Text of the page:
Scholarships and grants are the ideal way to pay for college. Scholarships are gift-aid, so you don’t need to pay them back after graduating. Awarded for multiple reasons, there’s a scholarship out there for everyone. Do you have great grades? What about pursuing a certain academic interest? Super involved in your community? Are you part of a certain ethnic or religious group? What about writing creative essays? The list is pretty much endless. With tons of amazing opportunities out there and available, you want to increase your odds of earning those awards as much as possible, right? Well, try avoiding these common mistakes while searching for scholarships.
Only looking for private scholarships
Did you know that the two biggest providers of scholarships and grants are actually the federal government and the individual colleges themselves? Yep! Private sources make up a relatively small portion of available scholarship funds. So, make sure you look for scholarship opportunities offered by the schools you’re interested in, as well as filing the FAFSA. Speaking of the FAFSA…
Not filing the FAFSA
The Free Application for Federal Student Aid (FAFSA) is a form used by the federal government to determine a student’s financial need. Through the FAFSA, the student can qualify for a number of federal aid programs. The FAFSA is also used by a multitude of other aid providers, however, including private scholarship sponsors. So do yourself a favor; file the FAFSA. It’s free, and it gives you free aid. Not only that, you’re opening yourself up to even more scholarships.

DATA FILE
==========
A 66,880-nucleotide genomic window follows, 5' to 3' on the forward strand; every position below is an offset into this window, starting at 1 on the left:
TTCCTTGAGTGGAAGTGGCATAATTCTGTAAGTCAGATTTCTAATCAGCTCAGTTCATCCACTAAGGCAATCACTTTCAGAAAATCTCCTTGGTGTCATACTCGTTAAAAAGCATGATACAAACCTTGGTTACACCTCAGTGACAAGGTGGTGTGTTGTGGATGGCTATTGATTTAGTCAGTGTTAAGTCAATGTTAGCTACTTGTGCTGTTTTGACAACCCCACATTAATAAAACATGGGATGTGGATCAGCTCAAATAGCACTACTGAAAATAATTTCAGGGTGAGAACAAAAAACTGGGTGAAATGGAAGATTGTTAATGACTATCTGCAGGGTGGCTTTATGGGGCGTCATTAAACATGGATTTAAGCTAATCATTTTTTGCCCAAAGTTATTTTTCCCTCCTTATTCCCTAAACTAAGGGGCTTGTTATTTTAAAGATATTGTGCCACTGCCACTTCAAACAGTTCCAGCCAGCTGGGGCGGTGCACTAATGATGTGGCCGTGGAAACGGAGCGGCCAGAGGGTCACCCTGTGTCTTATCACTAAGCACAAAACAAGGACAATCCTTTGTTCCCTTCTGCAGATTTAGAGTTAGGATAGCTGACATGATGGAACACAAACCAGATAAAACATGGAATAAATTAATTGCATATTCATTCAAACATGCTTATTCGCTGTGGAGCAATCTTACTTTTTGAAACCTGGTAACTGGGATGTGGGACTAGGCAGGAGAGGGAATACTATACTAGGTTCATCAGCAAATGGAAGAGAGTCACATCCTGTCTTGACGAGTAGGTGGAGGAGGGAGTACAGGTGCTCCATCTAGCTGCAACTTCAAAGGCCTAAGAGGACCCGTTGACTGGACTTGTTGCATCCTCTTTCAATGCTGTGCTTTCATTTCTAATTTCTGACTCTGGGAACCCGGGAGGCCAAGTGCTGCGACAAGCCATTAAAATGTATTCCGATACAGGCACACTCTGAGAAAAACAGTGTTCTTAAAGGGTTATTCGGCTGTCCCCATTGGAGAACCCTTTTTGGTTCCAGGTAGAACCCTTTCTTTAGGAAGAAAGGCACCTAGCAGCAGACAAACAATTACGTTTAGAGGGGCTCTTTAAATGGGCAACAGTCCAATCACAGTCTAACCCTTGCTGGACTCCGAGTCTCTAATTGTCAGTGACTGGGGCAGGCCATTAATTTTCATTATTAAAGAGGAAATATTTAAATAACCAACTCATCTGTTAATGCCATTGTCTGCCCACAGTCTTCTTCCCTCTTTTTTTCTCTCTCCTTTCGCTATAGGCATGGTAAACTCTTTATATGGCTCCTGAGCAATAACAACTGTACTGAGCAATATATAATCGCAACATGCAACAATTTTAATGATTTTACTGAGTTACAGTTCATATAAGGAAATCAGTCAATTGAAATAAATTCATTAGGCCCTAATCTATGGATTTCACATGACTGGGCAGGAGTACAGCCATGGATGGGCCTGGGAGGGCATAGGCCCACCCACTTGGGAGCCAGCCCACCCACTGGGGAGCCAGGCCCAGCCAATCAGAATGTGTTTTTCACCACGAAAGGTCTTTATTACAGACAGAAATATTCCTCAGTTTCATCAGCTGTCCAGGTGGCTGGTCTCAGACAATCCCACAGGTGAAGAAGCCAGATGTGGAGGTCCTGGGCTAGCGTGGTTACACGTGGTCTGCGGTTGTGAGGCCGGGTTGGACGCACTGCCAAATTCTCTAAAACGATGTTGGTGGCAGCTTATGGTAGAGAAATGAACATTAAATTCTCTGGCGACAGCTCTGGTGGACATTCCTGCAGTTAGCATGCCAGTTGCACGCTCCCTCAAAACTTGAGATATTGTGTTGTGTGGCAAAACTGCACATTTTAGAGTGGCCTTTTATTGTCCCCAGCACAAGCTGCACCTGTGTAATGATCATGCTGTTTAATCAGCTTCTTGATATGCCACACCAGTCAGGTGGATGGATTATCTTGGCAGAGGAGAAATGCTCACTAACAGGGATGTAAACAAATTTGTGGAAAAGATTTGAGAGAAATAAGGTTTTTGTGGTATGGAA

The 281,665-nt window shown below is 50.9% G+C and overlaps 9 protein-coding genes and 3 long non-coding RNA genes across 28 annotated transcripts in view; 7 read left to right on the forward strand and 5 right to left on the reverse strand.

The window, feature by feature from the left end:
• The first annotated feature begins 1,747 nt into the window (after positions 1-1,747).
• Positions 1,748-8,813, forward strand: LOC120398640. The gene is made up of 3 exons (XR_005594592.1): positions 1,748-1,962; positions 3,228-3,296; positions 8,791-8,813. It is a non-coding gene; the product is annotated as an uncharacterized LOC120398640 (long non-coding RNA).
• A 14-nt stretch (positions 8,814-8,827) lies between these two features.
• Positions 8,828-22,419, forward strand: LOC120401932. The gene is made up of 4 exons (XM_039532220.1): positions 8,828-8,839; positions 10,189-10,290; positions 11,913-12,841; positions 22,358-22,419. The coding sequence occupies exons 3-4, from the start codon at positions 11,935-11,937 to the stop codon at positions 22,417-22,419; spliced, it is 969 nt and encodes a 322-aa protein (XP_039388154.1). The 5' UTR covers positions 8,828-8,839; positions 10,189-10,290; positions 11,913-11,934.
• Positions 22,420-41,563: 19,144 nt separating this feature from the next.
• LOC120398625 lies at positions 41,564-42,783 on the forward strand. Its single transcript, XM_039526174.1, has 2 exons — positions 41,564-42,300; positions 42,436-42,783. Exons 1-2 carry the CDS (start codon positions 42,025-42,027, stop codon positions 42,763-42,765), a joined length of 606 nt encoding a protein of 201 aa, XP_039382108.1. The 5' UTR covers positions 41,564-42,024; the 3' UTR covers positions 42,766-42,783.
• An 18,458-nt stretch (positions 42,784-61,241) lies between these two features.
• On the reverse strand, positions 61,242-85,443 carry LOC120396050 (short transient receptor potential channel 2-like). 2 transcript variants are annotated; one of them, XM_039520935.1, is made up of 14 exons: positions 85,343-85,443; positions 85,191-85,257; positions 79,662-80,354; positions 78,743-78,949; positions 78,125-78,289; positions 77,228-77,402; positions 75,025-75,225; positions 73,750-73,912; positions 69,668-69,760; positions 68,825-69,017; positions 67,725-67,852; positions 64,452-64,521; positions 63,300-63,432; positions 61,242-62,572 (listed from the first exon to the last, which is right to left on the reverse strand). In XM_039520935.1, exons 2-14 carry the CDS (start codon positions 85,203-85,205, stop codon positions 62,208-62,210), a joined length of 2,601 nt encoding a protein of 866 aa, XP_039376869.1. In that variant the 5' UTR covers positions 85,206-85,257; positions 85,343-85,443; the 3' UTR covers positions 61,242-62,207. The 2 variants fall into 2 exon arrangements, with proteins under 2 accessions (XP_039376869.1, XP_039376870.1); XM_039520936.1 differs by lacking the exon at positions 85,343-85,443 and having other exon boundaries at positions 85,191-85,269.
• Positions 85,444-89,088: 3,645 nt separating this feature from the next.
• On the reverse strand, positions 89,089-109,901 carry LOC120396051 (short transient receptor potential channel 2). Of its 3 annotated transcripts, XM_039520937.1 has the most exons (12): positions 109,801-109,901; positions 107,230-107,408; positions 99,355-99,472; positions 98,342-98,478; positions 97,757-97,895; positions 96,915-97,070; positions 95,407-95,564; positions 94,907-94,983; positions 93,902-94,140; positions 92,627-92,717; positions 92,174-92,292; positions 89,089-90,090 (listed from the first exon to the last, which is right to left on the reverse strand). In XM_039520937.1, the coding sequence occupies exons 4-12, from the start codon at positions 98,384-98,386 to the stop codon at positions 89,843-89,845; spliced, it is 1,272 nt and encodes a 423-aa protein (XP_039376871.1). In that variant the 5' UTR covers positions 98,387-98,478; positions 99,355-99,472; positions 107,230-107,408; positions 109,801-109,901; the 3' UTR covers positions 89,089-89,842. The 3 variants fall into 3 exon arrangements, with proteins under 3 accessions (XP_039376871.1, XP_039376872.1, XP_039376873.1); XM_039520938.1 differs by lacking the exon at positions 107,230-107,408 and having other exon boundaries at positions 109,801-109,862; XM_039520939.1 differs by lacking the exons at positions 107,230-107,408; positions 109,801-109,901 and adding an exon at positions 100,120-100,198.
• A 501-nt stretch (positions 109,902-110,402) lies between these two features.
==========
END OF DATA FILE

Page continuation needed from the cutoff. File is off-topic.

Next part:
Only looking for BIG scholarships
Scholarship amounts with a bunch of zeroes attached are definitely enticing. So what’s the problem? Scholarships with big rewards also means big competition. Planning on applying to a small handful of big scholarships. Then, tuition and cost of college is covered, right? Well, many other students also have the same idea. If you’re all competing for a big scholarship, there’s less of a chance of you winning.
Instead, don’t look over the scholarships that have smaller awards attached. There are an abundance of smaller scholarships out there, and they don’t draw as much attention/competition, so your odds of earning them are higher.
Starting the search senior year
There are scholarships out there for just about every type of student—including juniors, sophomores, and even freshmen in high school. Keep in mind, you can never start your search too early. In fact, the earlier you start, the more scholarships you can earn, and the less panicked you’ll feel when college draws near. Your wallet will thank you for your forethought.
What if a scholarship has 5 eligibility requirements and you meet 4 of them? It’s tempting to apply. After all, 4 out of 5 isn’t half bad, right? Wrong. If you do not meet all of the eligibility requirements explicitly stated by the scholarship do not bother applying. You’ll only be wasting your time, and theirs. Instead, spend that extra time searching for scholarships you do qualify for.
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